Secondary Logo

Journal Logo

An intracardiac accessory thyroid gland mimicking cardiac tumor

A case report and literature review

Wang, Lin-Jing MDa; Liu, Chun-Mei MDb; Chen, Xin MDa; Zhang, Li MDa; Zhou, Hong-Wei MDa,*

Section Editor(s): NA.,

doi: 10.1097/MD.0000000000009465
Research Article: Clinical Case Report
Open

Rationale: An accessory thyroid gland (ATG) in the right ventricle is an extremely rare condition. Described herein are histological findings of ATG in the right ventricle found in a patient with a normal cervical thyroid gland.

Patient concerns: A 53-year-old woman was referred to our hospital after experiencing intermittent precordial pain for 2 years.

Diagnoses: The mass in the right ventricle was diagnosed pathologically as ATG.

Interventions: Complete excision was performed because of the patient's intermittent precordial pain and to exclude the possibility of malignancy.

Outcome: The patient's pain was resolved. No recurrence was observed during the 6-month follow-up.

Lessons: After review and analysis of the case, we found that plain and contrast-enhanced computed tomography scans showed that the mass had a similar intensity and enhancement to a cervical thyroid gland, which we think may be a useful clue for making a preoperative diagnosis of ATG.

aDepartment of Radiology, The First Hospital of Jilin University

bDepartment of Gynecology, Obstetrics and Gynecology Hospital of Changchun City, Changchun, China.

Correspondence: Hong-Wei Zhou, Department of Radiology, The First Hospital of Jilin University, Xinmin Street #71, Changchun, 130021, China (e-mail: zhouwanglynn@163.com).

Abbreviations: ATG = accessory thyroid gland, CT = computed tomography, ETG = ectopic thyroid gland.

Informed Consent: Informed consent was obtained from the patient to publish her case, and this study received approval from the Research Ethics Committee of The First Hospital of Jilin University.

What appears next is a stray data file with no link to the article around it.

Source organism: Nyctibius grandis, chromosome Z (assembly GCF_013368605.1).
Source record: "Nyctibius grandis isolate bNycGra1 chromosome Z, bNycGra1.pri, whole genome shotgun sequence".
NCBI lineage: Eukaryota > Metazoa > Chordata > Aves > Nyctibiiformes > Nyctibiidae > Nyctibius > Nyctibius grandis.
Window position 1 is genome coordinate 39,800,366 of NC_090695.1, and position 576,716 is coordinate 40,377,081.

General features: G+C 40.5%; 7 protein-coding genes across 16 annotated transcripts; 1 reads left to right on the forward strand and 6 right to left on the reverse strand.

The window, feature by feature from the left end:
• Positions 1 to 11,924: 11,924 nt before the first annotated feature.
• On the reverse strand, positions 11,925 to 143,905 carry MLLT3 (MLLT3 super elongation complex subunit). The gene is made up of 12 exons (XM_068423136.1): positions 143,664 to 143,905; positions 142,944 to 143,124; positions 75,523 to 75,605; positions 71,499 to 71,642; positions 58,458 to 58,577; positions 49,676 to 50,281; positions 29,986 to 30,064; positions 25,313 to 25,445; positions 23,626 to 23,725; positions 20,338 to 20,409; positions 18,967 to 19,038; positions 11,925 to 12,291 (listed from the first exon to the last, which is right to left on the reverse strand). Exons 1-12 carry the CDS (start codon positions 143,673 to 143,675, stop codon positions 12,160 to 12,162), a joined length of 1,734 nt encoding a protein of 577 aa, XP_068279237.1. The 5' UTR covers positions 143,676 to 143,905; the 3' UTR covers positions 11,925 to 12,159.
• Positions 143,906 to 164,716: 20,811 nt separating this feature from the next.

The authors have no funding and conflicts of interest to disclose.

This is an open access article distributed under the Creative Commons Attribution License 4.0 (CCBY), which permits unrestricted use, distribution, and reproduction in any medium, provided the original work is properly cited. http://creativecommons.org/licenses/by/4.0

Received November 14, 2017

Received in revised form December 2, 2017

Accepted December 6, 2017

Back to Top | Article Outline

1 Introduction

An ectopic thyroid gland (ETG) has a prevalence of approximately 1 per 100,000 to 300,000 persons, and it reportedly occurs in 1 in 4000 to 8000 patients with thyroid disease.[1] The male-to-female ratios are l:3 to 1:8.[2] Seventy percent of patients with displaced thyroid tissue lack a cervical thyroid gland.[3] More than 90% of reported ETGs are lingual thyroids occurring at the base of the tongue.[4] Thus, a benign intracardiac accessory thyroid gland (ATG) with a cervical thyroid gland is a rare but fascinating congenital deformity. Despite its rarity, ATG must be considered in the differential diagnosis of an intracardiac tumor.

Back to Top | Article Outline

2 Case presentation

A 53-year-old woman was referred to our hospital after experiencing intermittent precordial pain for 2 years. No related treatment was given, and she denied relevant heredopathia. The physical examination showed a blood pressure of 121/79 mm Hg (16.1/10.5 kPa) and a heart rate of 80 beats per minute. The computed tomography (CT) scan revealed a tissue measuring 4.8 × 4.1 cm that appeared to be attached to the ventricular septum and to have infiltrated the wall of the right ventricle. A contrast-enhanced CT scan of the chest revealed a filling defect in the right ventricle, which was considered a probable cardiac tumor of the right ventricle (Fig. 1A–D). The laboratory test and imaging study did not show remarkable findings, so to exclude malignancy and other masses, the tumor was surgically removed. Thoracotomy showed a significantly expanded right ventricle as well as a mass broadly attached to the middle valvula tricuspidalis with a smooth mahogany surface, elastic consistency, and no invasion. Surprisingly, the histopathological study demonstrated well-differentiated thyroid follicular tissue in the right ventricle, with an intact capsule and extracapsular myocardium. There were no malignant features and no evidence of endomyocardial invasion (Fig. 2A and B). A diagnosis of ETG was made based on these characteristic features. However, the patient had a normal cervical thyroid gland, so we also diagnosed her as having an ATG.